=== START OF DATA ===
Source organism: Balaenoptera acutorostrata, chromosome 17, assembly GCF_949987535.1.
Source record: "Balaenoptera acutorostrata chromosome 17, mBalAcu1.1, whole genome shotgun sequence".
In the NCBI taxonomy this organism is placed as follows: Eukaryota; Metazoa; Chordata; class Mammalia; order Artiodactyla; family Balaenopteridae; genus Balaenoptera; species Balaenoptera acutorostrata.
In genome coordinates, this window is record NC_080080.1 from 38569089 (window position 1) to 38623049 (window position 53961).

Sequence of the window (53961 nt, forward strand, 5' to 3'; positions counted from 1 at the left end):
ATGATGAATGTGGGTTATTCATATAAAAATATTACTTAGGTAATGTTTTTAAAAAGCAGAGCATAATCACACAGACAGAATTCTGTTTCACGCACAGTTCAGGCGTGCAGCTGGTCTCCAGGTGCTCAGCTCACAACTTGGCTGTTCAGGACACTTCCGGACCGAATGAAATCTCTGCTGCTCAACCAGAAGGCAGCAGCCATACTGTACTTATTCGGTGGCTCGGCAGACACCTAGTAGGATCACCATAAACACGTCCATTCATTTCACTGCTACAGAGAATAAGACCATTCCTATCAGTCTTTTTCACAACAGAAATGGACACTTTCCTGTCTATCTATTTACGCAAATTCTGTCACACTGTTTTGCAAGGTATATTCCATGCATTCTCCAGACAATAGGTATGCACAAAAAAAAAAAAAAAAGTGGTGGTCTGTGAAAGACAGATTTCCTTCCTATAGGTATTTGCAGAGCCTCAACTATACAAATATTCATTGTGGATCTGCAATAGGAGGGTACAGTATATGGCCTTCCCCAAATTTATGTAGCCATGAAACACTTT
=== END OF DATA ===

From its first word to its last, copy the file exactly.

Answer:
Source organism: Balaenoptera acutorostrata, chromosome 17, assembly GCF_949987535.1.
Source record: "Balaenoptera acutorostrata chromosome 17, mBalAcu1.1, whole genome shotgun sequence".
In the NCBI taxonomy this organism is placed as follows: Eukaryota; Metazoa; Chordata; class Mammalia; order Artiodactyla; family Balaenopteridae; genus Balaenoptera; species Balaenoptera acutorostrata.
In genome coordinates, this window is record NC_080080.1 from 38569089 (window position 1) to 38623049 (window position 53961).

Sequence of the window (53961 nt, forward strand, 5' to 3'; positions counted from 1 at the left end):
ATGATGAATGTGGGTTATTCATATAAAAATATTACTTAGGTAATGTTTTTAAAAAGCAGAGCATAATCACACAGACAGAATTCTGTTTCACGCACAGTTCAGGCGTGCAGCTGGTCTCCAGGTGCTCAGCTCACAACTTGGCTGTTCAGGACACTTCCGGACCGAATGAAATCTCTGCTGCTCAACCAGAAGGCAGCAGCCATACTGTACTTATTCGGTGGCTCGGCAGACACCTAGTAGGATCACCATAAACACGTCCATTCATTTCACTGCTACAGAGAATAAGACCATTCCTATCAGTCTTTTTCACAACAGAAATGGACACTTTCCTGTCTATCTATTTACGCAAATTCTGTCACACTGTTTTGCAAGGTATATTCCATGCATTCTCCAGACAATAGGTATGCACAAAAAAAAAAAAAAAAGTGGTGGTCTGTGAAAGACAGATTTCCTTCCTATAGGTATTTGCAGAGCCTCAACTATACAAATATTCATTGTGGATCTGCAATAGGAGGGTACAGTATATGGCCTTCCCCAAATTTATGTAGCCATGAAACACTTT